Modelling long distance pleasure travel mode using perceived modal attributes

Hume Winzar*, Phil Pidcock, Lester Johnson

*Corresponding author for this work

Research output: Contribution to journalArticlepeer-review

4 Citations (Scopus)


Modelling transport choice behaviour traditionally has been addressed using objective measures of attribute data: price, time, etc. The authors argue that actual brand attributes may not be a good casual influence on consumer choice of long distance tourism travel. Choice is more likely to Be a function of brand perceptions or brand image, which in turn is a function of past experience, expectations, promotional influences, family life stage and other personal factors. The authors re-examine data gathered in 1985 on tourist travel between Perth and Sydney or Melbourne, Australia; about 2400 miles. The authors model actual behaviour in terms of market share as a function of respondents’ perceptions of travel mode attributes using a customised Multinomial Logit program which develops separate explanatory models for identified market segments. Results demonstrate the improvement in predictability over non-segmented models. Implications for tourism operators in promotions, product design and market targeting are discussed.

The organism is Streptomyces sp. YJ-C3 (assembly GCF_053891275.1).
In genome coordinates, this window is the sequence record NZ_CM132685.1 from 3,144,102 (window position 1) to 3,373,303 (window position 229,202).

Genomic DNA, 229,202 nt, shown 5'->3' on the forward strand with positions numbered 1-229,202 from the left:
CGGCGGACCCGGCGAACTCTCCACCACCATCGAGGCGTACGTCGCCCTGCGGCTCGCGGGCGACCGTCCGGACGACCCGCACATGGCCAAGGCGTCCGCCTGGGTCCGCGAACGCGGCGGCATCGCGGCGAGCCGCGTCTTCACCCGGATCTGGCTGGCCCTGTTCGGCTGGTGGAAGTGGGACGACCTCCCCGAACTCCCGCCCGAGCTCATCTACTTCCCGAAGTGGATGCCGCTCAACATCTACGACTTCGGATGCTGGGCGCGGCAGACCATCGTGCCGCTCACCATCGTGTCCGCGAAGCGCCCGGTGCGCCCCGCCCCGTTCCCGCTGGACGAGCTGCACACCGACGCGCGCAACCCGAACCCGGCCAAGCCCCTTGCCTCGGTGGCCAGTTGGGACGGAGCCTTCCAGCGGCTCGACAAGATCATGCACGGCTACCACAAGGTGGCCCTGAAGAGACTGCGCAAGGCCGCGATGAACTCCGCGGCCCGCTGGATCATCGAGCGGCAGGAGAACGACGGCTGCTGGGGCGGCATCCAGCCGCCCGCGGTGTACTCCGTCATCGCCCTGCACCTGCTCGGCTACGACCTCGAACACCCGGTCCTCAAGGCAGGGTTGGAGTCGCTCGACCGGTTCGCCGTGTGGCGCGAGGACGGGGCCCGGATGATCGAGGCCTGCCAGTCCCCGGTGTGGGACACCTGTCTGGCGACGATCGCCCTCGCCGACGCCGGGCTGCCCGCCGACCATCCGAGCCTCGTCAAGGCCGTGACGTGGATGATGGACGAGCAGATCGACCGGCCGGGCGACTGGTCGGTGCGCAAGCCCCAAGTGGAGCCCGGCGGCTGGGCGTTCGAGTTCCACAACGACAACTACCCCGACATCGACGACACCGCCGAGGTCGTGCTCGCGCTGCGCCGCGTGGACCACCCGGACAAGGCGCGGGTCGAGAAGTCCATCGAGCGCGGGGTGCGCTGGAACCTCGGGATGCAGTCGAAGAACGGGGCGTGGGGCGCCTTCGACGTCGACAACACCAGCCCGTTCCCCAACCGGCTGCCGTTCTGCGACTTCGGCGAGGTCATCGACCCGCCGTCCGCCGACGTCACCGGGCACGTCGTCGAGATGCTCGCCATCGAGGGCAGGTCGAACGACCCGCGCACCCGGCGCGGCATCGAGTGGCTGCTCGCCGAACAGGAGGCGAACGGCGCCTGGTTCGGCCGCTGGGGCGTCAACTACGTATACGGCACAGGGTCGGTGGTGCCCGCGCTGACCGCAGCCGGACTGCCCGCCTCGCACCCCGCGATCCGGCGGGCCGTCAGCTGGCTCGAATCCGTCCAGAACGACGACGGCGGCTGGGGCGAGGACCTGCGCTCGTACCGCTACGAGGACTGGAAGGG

Original languageEnglish
Pages (from-to)53-68
Number of pages16
JournalJournal of Travel and Tourism Marketing
Issue number1
Publication statusPublished - 13 Sept 1993
Externally publishedYes


Dive into the research topics of 'Modelling long distance pleasure travel mode using perceived modal attributes'. Together they form a unique fingerprint.

Cite this